Finally there was the issue of the foundation.  A stone foundation constructed using slip-forms was definitely outside the realm of common practice.  We weren’t even sure if stones were an allowable material.  All these unknowns stirred in my mind an irrational paranoia.  On the other hand, Laurie felt confident we had done our homework and could defend our plans if necessary, so off we went, papers in hand, to apply for a permit for our “utility/storage building.”  At the time, the building inspector was working out of his home, a house he had been constructing himself for many years.  We quickly got into a discussion about some of the work he had done on the building and soon I was somewhat at ease.  Finally he looked at some of our drawings.

“So, what’s the foundation going to be?”

Laurie and I looked at each other apprehensively.  Laurie answered, “We hope to do a stone foundation.”

“Dry laid or mortared?” he asked.  (A dry laid foundation is one in which the stones are stacked without benefit of any “glue” to hold them together.  The wall depends simply on the “good fit” of the stones for its stability.)  With that single question the building inspector had answered practically all of ours.  He wasn’t there to tell us what to do.  He was ready to listen to what our plans were for the project.  When we got to the question of harvesting our own timbers he turned the conversation to some oak mouldings he had made from wood he had harvested himself.  In the building inspector we had found an unlikely kindred soul.  All my fears were unfounded.  The building permit was issued and we were ready to begin serious work.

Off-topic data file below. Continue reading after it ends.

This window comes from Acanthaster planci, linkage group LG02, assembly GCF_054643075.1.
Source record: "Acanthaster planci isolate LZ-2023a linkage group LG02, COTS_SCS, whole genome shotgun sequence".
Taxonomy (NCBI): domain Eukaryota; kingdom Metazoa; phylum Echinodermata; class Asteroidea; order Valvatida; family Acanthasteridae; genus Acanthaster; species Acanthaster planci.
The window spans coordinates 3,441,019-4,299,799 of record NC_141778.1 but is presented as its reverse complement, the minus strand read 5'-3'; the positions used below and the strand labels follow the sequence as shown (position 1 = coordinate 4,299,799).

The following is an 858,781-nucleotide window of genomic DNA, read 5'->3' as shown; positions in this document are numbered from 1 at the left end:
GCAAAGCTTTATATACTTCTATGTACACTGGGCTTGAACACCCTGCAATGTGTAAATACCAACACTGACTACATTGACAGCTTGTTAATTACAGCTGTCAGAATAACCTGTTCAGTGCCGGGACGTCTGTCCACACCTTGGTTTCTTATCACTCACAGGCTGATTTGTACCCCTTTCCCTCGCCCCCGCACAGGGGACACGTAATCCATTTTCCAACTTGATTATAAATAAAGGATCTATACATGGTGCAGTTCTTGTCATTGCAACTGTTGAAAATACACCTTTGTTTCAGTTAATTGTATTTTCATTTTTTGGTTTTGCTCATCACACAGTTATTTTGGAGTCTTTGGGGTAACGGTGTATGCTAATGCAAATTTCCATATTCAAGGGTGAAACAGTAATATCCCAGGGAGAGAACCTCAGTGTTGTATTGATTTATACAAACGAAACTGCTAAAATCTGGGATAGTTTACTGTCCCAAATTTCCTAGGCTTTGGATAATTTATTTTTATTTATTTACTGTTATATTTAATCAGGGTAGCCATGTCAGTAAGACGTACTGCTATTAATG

Our first task was to set up batter boards.  Batter boards are used to define the lines of the excavation and foundation and to establish reference elevations against which the excavation depth and foundation height are checked as the work proceeds.  Our batter boards consisted of three vertical posts set solidly into the earth at each corner of the proposed building.  The post were set three to four feet outside the finished dimensions of the foundation and arranged about six or seven feet apart to form a ninety degree angle miming the corners of the building.  To each set of three posts were attached two horizontal boards at a height above the desired finished height of the foundation wall.  In our case we wanted about eighteen inches of wall above grade so the batter boards were set about thirty-six inches above ground to give plenty of room for working with the stringlines in place.  Using a builder’s level (a kind of tripod mounted telescope with cross hairs) we made sure that the horizontal boards were all exactly the same height at each corner.  We then strung strings from corner to corner and moved them around until we had a perfect twenty-four foot by forty-eight foot rectangle.  The batter boards were then permanently marked with the points where the strings crossed them so from day to day the strings could be set up and used to guide the excavation and later to try the alignment of the forms we used for the concrete and stone of the foundation.